There are four different focus modes available to choose from. If you choose “Spot/Single Field” focusing you’ll be able to shift the AF point around the frame to the one you want to use. To do that you need to hold down the focus button for more than a second until the arrows appear – it’s not obvious that you need to do it, but it is mentioned in the detailed manual which you can download from the Leica website.

When you’re navigating through the main menu, rather than pressing the central button to select a specific menu item (as would seem logical), you need to press the right directional key to access the additional options. Although it’s not that obvious a way of working (unless you’re already used to using Leica cameras), it’s something you get used to eventually and it becomes second nature with time.

Leica X-U
The Leica X-U In-hand

Each of the buttons is quite stiff to push, presumably because of the waterproofing housing, but that has the benefit of making it unlikely you’ll accidentally push a button you don’t want to when using the camera underwater. There’s just one “door” on the camera, which reveals the battery and memory card. You will need to push down a switch, then move the lock across to open it – it’s quite fiddly and stiff to do this, but that’s good as it makes it extremely unlikely you’ll be able to do this underwater and expose the interior of the camera to water.

Unlike the Leica Q, the rear screen of the X-U is not touch sensitive, but there’s little use for a touch sensitive screen when the camera is designed to be used underwater so that’s no surprise.

Although full manual control is available with the Leica X-U, there will be times when the camera wrestles back some control from you. For instance, when attempting to photograph a close-up image – the closest focusing distance being 20cm – even if you have the aperture set to f/1.7, the X-U will automatically change to f/2.8. This is presumably to prevent dark shading appearing in the corner of the image which is likely to result from wide apertures at close distances – but it’s a little odd that you can’t make that decision for yourself.

Leica X-U Review ImageLeica X-U Review Image

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Image Quality

All of the sample images in this review were taken using the 16 megapixel Superfine JPEG setting, which gives an average image size of around 6Mb.

In good conditions, the Leica X-U can produce some excellent images – as we’ve come to expect from Leica cameras. Many rugged or waterproof cameras often suffer with poor all-round image quality, so it’s nice to see a camera which you could realistically use even when not faced with tough conditions.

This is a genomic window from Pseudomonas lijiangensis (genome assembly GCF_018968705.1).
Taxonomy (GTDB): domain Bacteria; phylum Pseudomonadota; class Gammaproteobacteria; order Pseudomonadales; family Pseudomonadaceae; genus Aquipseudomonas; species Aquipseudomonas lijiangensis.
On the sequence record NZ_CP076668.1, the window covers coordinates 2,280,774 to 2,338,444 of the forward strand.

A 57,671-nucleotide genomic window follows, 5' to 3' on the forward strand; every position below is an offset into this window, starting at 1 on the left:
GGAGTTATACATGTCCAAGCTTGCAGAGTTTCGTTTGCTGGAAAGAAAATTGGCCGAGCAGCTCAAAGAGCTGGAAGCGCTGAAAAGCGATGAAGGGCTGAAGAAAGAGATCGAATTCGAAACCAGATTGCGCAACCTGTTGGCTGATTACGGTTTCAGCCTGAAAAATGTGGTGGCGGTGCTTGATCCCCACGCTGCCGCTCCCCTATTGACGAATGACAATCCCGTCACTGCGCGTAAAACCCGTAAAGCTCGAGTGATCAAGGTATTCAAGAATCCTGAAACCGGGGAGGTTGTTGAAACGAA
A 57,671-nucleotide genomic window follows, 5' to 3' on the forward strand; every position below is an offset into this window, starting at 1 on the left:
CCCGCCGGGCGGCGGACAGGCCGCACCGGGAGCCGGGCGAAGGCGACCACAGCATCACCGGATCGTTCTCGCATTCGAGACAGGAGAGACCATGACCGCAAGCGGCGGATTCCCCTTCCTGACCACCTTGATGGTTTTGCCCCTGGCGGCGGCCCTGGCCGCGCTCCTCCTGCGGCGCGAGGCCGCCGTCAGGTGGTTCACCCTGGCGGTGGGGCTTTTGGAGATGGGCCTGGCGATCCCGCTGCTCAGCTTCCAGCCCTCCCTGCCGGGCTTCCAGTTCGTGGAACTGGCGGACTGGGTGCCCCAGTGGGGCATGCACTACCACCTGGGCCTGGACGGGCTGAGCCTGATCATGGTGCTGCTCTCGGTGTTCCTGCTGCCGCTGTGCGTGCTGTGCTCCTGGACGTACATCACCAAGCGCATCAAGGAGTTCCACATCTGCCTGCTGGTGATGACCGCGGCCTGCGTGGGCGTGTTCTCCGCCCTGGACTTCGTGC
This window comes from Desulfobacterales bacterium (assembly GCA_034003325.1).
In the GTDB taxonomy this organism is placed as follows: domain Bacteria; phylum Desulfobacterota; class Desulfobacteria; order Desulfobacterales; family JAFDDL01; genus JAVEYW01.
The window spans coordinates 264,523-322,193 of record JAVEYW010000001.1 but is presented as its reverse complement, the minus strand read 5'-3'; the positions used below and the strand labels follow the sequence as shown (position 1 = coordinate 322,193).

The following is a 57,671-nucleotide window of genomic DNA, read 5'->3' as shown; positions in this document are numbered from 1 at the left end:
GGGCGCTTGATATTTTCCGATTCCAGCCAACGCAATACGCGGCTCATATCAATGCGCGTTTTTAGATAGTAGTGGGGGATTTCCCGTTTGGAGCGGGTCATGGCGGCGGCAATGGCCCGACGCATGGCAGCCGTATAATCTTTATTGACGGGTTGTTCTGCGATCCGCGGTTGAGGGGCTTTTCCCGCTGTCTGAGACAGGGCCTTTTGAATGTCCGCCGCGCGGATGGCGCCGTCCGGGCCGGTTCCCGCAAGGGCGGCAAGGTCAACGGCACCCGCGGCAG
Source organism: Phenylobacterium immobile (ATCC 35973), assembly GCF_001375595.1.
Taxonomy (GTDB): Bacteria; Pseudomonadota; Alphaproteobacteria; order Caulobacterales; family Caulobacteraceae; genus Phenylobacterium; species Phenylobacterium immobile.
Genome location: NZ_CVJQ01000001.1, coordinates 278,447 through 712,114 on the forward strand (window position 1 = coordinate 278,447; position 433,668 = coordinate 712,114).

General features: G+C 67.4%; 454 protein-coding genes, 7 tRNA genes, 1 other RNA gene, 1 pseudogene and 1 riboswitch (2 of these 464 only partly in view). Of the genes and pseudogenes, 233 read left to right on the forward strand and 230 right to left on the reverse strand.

There’s bags of detail, again, what we’d expect from a large APS-C sensor. The overall impression of noise is good, but if you examine JPEG images at ISO 3200, you can see there’s a fair bit of noise introduced to images – which is something to bear in mind if you want to crop an image.

That said, the X-U is not without its faults. There seems to be quite a strong problem with cyan colouring of skies in JPEG images – our sample shots show that in some landscape images, the sky is overly vibrant which results in an unnatural look. Luckily, the DNG raw files don’t seem to suffer from the same problem, where colours are much more realistic.

Automatic white balance is generally very good, while there’s a specific underwater white balance mode which helps even out any problems with odd colour casts when photographing underwater. All-purpose metering is also good in the majority of shooting conditions, except where there’s a very high contrast situation which may prevent completely accurate renditions.

Because the sensor is so large, and the lens can open up to f/1.7 you can get some great shallow depth of field effects. It would be nicer if you could focus a little closer than 20cm though, as it makes shooting macro subjects near on impossible – if you’re into scuba diving and the like, you may relish the opportunity to photograph detailed shots, but the focusing may not be up to the task for close objects.

There’s not too much in the way of creative options for the Leica X-U, with just a few “film modes” to choose from. Leica probably wants to keep it simple, but it would be nice to have a few more options here.


There are 7 ISO settings available on the Leica X-U. Here are some 100% crops which show the noise levels for each ISO setting:


ISO 100 (100% Crop)

ISO 100 (100% Crop)


ISO 200 (100% Crop)

ISO 200 (100% Crop)

ISO 400 (100% Crop)

ISO 400 (100% Crop)

ISO 800 (100% Crop)

ISO 800 (100% Crop)

ISO 1600 (100% Crop)

ISO 1600 (100% Crop)

ISO 3200 (100% Crop)

ISO 3200 (100% Crop)


ISO 6400 (100% Crop)

ISO 6400 (100% Crop)

Focal Range

The Leica X-U’s lens provides a focal length of 35mm in 35mm terms, as demonstrated below.


Chromatic Aberrations

The Leica X-U handled chromatic aberrations extremely well during the review, with very limited purple fringing mainly present around the edges of objects in high-contrast situations, as shown in the example below.

Chromatic Aberrations 1 (100% Crop)


The Leica X-U offers a Macro setting that allows you to focus on a subject that is 20cms away from the camera.



The flash settings on the Leica X-U are Automatic, automatic/red eye reduction, ON, ON/red eye reduction, long-term synchronization/red eye reduction, OFF. These shots of a white coloured wall were taken at a distance of 1.5m.

Flash Off – Wide Angle (35mm)

Flash On – Wide Angle (35mm)

ISO 64 ISO 64

And here are a couple of portrait shots. As you can see, neither the Auto setting or the Red Eye Fix option caused any amount of red-eye.

Flash On

Flash On (100% Crop)

Red Eye

Red Eye (100% Crop)


The Leica X-U’s maximum shutter speed is 30 seconds in the Manual mode, which is great news if you’re seriously interested in night photography. The shot below was taken using a shutter speed of 30 seconds at ISO 200.


Night (100% Crop)

Film Modes

The Leica X-U offers 5 different film modes.





B&W Natural


B&W High Contrast